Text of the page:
GOLDENDALE, WA.- Maryhill Museum of Art
today announced the appointment of Steve Grafe to curator of art. Dr. Grafe comes to the museum from the National Cowboy & Western Heritage Museum in Oklahoma City, where he has served as curator of American Indian Art since January 2004. He brings a wealth of curatorial experience and scholarly expertise to the post, which he will assume on September 1, 2009.
"We are thrilled that Steve has accepted the position. His extensive knowledge of Native arts and the Columbia River Plateau dovetails nicely into Maryhill's collection and local history," says Colleen Schafroth, the museum's executive director. "Steve's tremendous interest and understanding of all the arts, will allow him to work with Maryhill's unique and diverse collections."
During the course of his career, Dr. Grafe has served as Acting Curator of Native Heritage at the High Desert Museum in Bend, as Visual Resources Librarian at the Oregon College of Art and Craft in Portland, and cared for collections at Colorado's Mesa Verde National Park and at Cape Hatteras National Seashore in North Carolina. From 2001 to 2003, he was Chief Curator at the Southwest Museum in Los Angeles.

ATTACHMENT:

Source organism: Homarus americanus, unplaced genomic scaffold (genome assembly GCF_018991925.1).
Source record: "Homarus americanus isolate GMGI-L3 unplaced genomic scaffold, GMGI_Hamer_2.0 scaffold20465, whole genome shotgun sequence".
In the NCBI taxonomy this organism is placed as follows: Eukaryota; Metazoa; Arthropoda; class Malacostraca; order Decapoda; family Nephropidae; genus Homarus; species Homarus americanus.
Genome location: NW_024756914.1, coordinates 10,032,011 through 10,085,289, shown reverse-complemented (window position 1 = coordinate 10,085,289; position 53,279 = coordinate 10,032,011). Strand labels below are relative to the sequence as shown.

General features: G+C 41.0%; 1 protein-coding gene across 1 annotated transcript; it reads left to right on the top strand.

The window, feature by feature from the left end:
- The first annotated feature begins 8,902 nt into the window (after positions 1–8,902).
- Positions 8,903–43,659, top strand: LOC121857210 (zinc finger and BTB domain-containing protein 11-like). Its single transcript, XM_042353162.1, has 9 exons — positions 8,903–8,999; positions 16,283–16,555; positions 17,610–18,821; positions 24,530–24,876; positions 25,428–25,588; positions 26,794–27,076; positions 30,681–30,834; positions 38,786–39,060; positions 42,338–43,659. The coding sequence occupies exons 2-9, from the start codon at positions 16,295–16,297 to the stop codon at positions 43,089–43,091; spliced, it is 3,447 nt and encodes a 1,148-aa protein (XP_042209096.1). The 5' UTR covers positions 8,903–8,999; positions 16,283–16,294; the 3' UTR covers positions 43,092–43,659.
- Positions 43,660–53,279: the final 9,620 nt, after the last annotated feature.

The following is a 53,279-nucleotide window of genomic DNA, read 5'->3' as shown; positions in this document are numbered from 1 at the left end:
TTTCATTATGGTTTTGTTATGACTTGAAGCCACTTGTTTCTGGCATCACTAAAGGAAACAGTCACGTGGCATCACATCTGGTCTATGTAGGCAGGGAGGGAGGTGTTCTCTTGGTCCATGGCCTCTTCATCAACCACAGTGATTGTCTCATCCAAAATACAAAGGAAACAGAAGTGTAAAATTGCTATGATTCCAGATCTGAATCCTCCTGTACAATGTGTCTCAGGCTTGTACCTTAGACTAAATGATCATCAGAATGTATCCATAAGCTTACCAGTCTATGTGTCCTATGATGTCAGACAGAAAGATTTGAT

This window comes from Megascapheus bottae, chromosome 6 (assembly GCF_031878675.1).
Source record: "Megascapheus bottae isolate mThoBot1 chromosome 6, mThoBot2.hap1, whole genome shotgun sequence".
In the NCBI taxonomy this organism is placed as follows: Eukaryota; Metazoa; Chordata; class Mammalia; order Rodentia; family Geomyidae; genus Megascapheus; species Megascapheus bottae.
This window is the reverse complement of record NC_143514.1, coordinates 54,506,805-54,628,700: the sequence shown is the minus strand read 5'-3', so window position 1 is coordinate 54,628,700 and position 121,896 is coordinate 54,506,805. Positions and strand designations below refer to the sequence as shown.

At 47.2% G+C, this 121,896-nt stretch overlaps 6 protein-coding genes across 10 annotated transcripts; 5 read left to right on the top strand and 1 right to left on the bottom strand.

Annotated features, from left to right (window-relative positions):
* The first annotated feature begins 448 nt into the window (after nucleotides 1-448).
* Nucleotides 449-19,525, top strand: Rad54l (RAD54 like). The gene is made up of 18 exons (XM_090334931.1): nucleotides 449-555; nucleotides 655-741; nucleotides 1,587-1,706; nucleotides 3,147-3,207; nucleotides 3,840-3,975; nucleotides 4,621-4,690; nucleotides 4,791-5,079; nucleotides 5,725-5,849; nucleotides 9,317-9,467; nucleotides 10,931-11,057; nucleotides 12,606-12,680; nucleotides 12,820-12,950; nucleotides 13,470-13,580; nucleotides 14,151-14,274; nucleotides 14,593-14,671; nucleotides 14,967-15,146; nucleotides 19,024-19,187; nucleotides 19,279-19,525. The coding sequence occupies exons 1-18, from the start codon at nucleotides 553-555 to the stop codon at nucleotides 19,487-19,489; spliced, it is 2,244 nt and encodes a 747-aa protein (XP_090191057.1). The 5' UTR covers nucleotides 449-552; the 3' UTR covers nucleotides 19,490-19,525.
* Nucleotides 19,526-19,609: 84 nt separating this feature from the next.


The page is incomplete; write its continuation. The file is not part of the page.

In addition, he is a respected scholar, serving as a consulting curator for the traveling exhibit "Craft in America: Expanding Traditions," which complemented the PBS series "Craft in America." He is author of Peoples of the Plateau: The Indian Photographs of Lee Moorhouse, 1898-1915 (2005) and Lanterns on the Prairie: The Blackfeet Photographs of Walter McClintock (2009). Dr. Grafe holds a BA in studio art from Oregon State University and MA and Ph.D. degrees in Art History from the University of New Mexico. His doctoral dissertation analyzed pre-1880 American Indian beadwork from the southern Columbia River Plateau.
"Maryhill is a unique and wonderful institution," says Grafe. "Several of the museum's core collections represent subjects that are particularly important to me and I am enthusiastic about the prospect of developing exhibits and educational opportunities related to both regional and international art."
On a personal note, Grafe adds: "My family and I are thrilled to be returning to the Pacific Northwest. My extended family and many friends are here, and the Columbia River Plateau has been my primary area of research interest for almost 20 years."
Dr. Grafe replaces Lee Musgrave, who retired at the end of July after 14 years as Maryhill's curator of exhibits.